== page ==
When you look at your pastor’s wife, what do you see? Do you see how beautiful her skin is, her new designer clothes? Or do you see the Word of God shining through her face and how she dresses herself modestly? Just think, when a teenage girl sees you in public, will she see your clothes and think, “She looks like she just stepped off the runway,” or will she think, “There is something uniquely beautiful about her”?
Why is it that our Pentecostal girls are lowering their physical and spiritual standards to the point that when they go to their classes on campus, you can’t even tell that they are a chosen people? Sure, you may “walk the walk” but if you don’t “talk the talk”–sorry, your cover is blown.
1 Peter 3:3-5 states:
“Whose adorning let it not be that outward adorning of plaiting the hair, and of wearing of gold, or of putting on of apparel; But let it be the hidden man of the heart, in that which is not corruptible, even the ornament of a meek and quiet spirit, which is in the sight of God of great price. For after this manner in the old time the holy women also, who trusted in God, adorned themselves, being in subjection unto their own husbands:”
Pentecostals were meant to stand out. Yes, I understand that sometimes it can be hard to distinguish Pentecostal men out in public, but we as women are put forth to be the example of Christ. We have to be cautious of our hemlines, necklines and how tight our clothing may get. We also have to be careful of what we say and how we walk. Even the slightest carnal action can instantly trigger a man’s mind to thoughts that can be beyond his control. What we allow into our minds and when we listen to the things of the world, it eventually will come out of our mouths. How you act now affects how men see you. Men see you not only as a future wife but also as a minister, a prayer warrior or an altar worker.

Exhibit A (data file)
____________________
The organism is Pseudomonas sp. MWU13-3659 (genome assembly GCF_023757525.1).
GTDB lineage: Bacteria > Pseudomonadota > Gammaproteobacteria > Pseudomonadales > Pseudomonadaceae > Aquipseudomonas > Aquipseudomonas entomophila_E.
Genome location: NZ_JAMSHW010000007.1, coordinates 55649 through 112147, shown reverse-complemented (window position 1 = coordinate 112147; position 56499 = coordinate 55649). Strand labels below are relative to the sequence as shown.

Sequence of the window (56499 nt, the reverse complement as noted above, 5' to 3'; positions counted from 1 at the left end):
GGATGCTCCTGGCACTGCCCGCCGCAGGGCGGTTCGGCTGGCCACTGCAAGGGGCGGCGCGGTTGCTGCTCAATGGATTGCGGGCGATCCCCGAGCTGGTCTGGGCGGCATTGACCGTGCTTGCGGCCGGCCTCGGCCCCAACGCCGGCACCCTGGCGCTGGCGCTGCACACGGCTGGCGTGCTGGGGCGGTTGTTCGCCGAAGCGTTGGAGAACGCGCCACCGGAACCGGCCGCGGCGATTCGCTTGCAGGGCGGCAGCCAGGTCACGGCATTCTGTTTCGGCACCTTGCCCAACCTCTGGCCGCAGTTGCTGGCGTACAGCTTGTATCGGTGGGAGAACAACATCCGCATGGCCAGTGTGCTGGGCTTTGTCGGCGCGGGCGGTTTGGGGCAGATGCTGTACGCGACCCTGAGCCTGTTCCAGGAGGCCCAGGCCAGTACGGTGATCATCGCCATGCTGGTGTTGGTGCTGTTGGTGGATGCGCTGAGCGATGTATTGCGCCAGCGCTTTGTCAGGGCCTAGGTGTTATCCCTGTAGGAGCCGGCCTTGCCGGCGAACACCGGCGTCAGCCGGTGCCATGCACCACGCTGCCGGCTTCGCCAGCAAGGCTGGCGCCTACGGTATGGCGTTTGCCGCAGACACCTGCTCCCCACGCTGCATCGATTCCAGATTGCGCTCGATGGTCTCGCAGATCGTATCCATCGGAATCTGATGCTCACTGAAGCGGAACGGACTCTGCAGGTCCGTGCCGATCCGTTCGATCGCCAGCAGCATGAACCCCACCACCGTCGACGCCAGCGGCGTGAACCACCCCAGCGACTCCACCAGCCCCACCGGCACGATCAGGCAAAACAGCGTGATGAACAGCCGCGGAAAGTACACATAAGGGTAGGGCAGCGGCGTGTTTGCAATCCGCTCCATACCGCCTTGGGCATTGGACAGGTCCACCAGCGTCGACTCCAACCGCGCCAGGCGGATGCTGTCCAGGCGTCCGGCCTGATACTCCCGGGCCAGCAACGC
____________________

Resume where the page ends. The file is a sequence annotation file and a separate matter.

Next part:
When you have a calling on your life, you have to constantly say to yourself, “How are my choices going to influence my calling?” Your conscience and the Holy Spirit must become your consultant. No matter what your ministry may be, your actions will have either a negative or positive outcome. Your elders and leaders in your church will see how you live and take it into consideration.
So when you get dressed, keep in mind that when you walk down the streets, people of all ages are watching you. They will use what they see in you as either inspiration or disincentive. To the girls that are in high school, I know it can be rough, but stay proud of your Pentecostal identity. When you walk down those worldly hallways, keep in mind, “My anointing is my ministry.” With that I say, “Don’t let the world influence your standards, let your standards influence the world.”
– Whitney Shurte, St. Cloud, FL